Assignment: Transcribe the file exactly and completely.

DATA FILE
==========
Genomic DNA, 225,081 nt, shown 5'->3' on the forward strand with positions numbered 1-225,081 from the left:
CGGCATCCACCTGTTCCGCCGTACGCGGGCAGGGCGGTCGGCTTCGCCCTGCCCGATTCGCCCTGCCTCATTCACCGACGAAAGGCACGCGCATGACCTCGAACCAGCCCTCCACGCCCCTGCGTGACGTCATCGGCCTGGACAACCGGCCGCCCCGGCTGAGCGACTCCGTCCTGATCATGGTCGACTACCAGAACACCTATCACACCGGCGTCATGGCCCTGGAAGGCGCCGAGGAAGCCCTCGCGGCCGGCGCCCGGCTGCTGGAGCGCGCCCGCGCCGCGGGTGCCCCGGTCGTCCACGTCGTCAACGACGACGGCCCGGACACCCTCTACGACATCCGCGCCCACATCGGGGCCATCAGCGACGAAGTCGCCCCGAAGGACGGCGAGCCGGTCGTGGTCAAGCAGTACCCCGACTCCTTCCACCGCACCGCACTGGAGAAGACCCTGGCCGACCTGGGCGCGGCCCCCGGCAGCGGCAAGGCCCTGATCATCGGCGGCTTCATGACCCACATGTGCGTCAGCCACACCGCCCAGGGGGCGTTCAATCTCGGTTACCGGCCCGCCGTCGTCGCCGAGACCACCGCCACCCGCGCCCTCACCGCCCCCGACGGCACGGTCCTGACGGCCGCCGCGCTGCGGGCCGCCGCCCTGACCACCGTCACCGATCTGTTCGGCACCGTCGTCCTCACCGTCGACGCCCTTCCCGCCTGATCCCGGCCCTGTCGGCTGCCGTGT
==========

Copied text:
Genomic DNA, 225,081 nt, shown 5'->3' on the forward strand with positions numbered 1-225,081 from the left:
CGGCATCCACCTGTTCCGCCGTACGCGGGCAGGGCGGTCGGCTTCGCCCTGCCCGATTCGCCCTGCCTCATTCACCGACGAAAGGCACGCGCATGACCTCGAACCAGCCCTCCACGCCCCTGCGTGACGTCATCGGCCTGGACAACCGGCCGCCCCGGCTGAGCGACTCCGTCCTGATCATGGTCGACTACCAGAACACCTATCACACCGGCGTCATGGCCCTGGAAGGCGCCGAGGAAGCCCTCGCGGCCGGCGCCCGGCTGCTGGAGCGCGCCCGCGCCGCGGGTGCCCCGGTCGTCCACGTCGTCAACGACGACGGCCCGGACACCCTCTACGACATCCGCGCCCACATCGGGGCCATCAGCGACGAAGTCGCCCCGAAGGACGGCGAGCCGGTCGTGGTCAAGCAGTACCCCGACTCCTTCCACCGCACCGCACTGGAGAAGACCCTGGCCGACCTGGGCGCGGCCCCCGGCAGCGGCAAGGCCCTGATCATCGGCGGCTTCATGACCCACATGTGCGTCAGCCACACCGCCCAGGGGGCGTTCAATCTCGGTTACCGGCCCGCCGTCGTCGCCGAGACCACCGCCACCCGCGCCCTCACCGCCCCCGACGGCACGGTCCTGACGGCCGCCGCGCTGCGGGCCGCCGCCCTGACCACCGTCACCGATCTGTTCGGCACCGTCGTCCTCACCGTCGACGCCCTTCCCGCCTGATCCCGGCCCTGTCGGCTGCCGTGT